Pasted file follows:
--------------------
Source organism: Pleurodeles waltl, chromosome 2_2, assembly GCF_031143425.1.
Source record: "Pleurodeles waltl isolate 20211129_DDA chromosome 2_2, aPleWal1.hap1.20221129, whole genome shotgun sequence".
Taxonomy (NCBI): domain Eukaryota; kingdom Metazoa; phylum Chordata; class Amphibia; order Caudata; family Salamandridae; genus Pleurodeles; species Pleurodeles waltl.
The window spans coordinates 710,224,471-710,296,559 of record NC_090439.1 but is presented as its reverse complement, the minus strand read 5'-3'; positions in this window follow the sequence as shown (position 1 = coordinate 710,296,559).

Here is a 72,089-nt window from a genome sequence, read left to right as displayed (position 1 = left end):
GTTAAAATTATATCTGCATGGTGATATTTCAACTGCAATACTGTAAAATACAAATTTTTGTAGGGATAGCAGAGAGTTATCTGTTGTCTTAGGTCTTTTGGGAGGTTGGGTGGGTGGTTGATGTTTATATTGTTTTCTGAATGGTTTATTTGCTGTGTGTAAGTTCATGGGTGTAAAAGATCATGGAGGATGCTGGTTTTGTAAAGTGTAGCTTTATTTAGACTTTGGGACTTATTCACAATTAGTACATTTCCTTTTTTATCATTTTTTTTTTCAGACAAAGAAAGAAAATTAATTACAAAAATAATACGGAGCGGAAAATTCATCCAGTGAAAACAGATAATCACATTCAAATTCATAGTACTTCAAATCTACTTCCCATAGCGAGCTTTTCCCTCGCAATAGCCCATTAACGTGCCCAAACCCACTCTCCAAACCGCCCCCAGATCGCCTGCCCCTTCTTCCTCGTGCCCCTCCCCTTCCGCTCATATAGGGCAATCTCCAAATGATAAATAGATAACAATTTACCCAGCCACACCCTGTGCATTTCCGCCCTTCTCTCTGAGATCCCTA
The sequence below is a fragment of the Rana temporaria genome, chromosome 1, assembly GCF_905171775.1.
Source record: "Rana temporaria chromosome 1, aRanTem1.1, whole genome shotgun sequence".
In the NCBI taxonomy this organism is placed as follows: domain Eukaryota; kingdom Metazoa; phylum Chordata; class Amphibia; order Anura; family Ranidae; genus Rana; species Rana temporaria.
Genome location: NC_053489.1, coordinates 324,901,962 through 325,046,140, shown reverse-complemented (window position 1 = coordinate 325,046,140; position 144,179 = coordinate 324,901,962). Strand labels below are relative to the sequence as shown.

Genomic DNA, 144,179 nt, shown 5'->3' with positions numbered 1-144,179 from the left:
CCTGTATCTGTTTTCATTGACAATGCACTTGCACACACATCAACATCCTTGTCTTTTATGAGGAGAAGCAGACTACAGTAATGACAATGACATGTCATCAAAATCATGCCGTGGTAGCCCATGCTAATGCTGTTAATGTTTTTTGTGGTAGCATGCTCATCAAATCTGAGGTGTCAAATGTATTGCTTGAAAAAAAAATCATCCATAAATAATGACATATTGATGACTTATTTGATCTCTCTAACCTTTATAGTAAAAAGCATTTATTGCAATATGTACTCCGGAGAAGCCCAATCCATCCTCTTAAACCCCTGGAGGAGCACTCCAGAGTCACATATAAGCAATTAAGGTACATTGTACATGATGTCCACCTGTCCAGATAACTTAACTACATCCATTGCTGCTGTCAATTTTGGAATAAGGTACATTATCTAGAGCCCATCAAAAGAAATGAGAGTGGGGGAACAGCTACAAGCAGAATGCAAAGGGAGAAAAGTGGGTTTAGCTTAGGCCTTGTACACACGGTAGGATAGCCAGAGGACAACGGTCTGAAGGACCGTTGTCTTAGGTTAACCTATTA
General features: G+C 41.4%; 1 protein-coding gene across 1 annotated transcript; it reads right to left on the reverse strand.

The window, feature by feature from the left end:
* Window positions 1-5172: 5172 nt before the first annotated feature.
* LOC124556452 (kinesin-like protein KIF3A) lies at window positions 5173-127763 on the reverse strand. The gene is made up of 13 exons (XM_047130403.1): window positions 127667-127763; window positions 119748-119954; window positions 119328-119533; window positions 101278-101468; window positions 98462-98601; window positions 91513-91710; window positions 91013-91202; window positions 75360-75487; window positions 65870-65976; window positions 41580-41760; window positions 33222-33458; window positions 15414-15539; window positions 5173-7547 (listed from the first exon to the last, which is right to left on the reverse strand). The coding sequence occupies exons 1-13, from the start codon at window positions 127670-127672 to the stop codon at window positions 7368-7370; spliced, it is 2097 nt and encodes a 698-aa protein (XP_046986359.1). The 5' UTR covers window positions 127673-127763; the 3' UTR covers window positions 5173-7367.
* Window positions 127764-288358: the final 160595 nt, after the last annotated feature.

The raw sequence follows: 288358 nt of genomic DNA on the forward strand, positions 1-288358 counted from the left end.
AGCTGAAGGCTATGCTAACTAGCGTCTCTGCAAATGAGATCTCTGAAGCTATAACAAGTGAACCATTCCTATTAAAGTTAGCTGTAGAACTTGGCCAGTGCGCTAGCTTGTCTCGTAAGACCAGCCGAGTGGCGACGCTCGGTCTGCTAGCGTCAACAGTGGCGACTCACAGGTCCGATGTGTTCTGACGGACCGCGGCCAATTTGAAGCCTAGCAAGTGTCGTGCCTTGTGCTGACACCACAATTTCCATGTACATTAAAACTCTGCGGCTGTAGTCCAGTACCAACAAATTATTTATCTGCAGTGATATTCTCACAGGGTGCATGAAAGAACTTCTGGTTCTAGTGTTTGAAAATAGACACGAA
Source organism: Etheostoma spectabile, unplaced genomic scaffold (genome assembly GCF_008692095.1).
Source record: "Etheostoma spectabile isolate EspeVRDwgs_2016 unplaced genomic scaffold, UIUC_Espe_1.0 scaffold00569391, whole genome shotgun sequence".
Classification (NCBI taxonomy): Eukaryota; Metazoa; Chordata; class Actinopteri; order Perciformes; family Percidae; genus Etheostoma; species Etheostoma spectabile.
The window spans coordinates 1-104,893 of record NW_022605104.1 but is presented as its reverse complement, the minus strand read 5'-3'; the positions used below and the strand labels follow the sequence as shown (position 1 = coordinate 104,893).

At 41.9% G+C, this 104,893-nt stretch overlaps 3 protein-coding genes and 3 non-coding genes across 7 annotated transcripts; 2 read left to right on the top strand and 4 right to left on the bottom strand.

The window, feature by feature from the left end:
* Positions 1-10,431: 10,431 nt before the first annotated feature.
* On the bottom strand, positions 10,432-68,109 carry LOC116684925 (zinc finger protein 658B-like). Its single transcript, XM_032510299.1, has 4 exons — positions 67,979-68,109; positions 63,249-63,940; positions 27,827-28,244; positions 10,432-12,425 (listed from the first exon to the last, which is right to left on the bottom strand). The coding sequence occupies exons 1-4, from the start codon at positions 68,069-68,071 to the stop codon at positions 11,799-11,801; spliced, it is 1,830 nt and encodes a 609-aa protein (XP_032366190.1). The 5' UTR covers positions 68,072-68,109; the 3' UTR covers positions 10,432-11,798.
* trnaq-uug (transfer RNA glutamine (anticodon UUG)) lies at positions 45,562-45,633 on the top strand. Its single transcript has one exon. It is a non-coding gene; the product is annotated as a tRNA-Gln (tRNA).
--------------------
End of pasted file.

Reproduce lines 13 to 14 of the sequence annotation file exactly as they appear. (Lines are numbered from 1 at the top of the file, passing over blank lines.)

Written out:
General features: G+C 41.4%; 1 protein-coding gene across 1 annotated transcript; it reads right to left on the reverse strand.

The window, feature by feature from the left end: